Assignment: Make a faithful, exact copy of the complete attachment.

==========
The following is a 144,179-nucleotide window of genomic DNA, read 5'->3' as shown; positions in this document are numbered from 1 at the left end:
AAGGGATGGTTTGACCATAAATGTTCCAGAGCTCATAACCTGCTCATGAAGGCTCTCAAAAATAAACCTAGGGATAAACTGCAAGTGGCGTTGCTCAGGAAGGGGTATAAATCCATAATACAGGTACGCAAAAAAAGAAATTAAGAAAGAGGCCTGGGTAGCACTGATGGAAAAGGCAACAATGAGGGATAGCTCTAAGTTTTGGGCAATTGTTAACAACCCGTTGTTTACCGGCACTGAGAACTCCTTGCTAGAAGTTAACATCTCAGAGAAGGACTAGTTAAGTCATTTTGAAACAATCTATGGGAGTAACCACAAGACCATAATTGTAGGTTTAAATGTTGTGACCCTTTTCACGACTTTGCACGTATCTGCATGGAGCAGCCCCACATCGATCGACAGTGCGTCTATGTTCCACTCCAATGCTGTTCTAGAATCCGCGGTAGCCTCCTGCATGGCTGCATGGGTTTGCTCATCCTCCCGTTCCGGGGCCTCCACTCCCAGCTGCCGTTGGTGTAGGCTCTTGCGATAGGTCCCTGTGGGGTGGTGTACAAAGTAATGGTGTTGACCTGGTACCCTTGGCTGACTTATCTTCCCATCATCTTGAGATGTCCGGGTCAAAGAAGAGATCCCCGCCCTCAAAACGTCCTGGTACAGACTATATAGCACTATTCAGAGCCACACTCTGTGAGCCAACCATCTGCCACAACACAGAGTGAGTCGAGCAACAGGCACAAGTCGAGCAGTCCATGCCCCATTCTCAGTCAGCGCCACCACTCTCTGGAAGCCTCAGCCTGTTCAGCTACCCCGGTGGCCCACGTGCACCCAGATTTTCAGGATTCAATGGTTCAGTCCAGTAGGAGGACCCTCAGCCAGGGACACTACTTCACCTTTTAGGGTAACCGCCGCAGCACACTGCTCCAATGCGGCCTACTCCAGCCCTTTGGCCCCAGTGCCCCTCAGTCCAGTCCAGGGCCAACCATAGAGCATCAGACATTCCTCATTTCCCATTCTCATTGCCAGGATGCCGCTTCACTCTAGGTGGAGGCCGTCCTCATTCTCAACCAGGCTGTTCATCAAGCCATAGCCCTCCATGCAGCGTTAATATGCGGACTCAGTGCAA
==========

The following is a 144,179-nucleotide window of genomic DNA, read 5'->3' as shown; positions in this document are numbered from 1 at the left end:
AAGGGATGGTTTGACCATAAATGTTCCAGAGCTCATAACCTGCTCATGAAGGCTCTCAAAAATAAACCTAGGGATAAACTGCAAGTGGCGTTGCTCAGGAAGGGGTATAAATCCATAATACAGGTACGCAAAAAAAGAAATTAAGAAAGAGGCCTGGGTAGCACTGATGGAAAAGGCAACAATGAGGGATAGCTCTAAGTTTTGGGCAATTGTTAACAACCCGTTGTTTACCGGCACTGAGAACTCCTTGCTAGAAGTTAACATCTCAGAGAAGGACTAGTTAAGTCATTTTGAAACAATCTATGGGAGTAACCACAAGACCATAATTGTAGGTTTAAATGTTGTGACCCTTTTCACGACTTTGCACGTATCTGCATGGAGCAGCCCCACATCGATCGACAGTGCGTCTATGTTCCACTCCAATGCTGTTCTAGAATCCGCGGTAGCCTCCTGCATGGCTGCATGGGTTTGCTCATCCTCCCGTTCCGGGGCCTCCACTCCCAGCTGCCGTTGGTGTAGGCTCTTGCGATAGGTCCCTGTGGGGTGGTGTACAAAGTAATGGTGTTGACCTGGTACCCTTGGCTGACTTATCTTCCCATCATCTTGAGATGTCCGGGTCAAAGAAGAGATCCCCGCCCTCAAAACGTCCTGGTACAGACTATATAGCACTATTCAGAGCCACACTCTGTGAGCCAACCATCTGCCACAACACAGAGTGAGTCGAGCAACAGGCACAAGTCGAGCAGTCCATGCCCCATTCTCAGTCAGCGCCACCACTCTCTGGAAGCCTCAGCCTGTTCAGCTACCCCGGTGGCCCACGTGCACCCAGATTTTCAGGATTCAATGGTTCAGTCCAGTAGGAGGACCCTCAGCCAGGGACACTACTTCACCTTTTAGGGTAACCGCCGCAGCACACTGCTCCAATGCGGCCTACTCCAGCCCTTTGGCCCCAGTGCCCCTCAGTCCAGTCCAGGGCCAACCATAGAGCATCAGACATTCCTCATTTCCCATTCTCATTGCCAGGATGCCGCTTCACTCTAGGTGGAGGCCGTCCTCATTCTCAACCAGGCTGTTCATCAAGCCATAGCCCTCCATGCAGCGTTAATATGCGGACTCAGTGCAA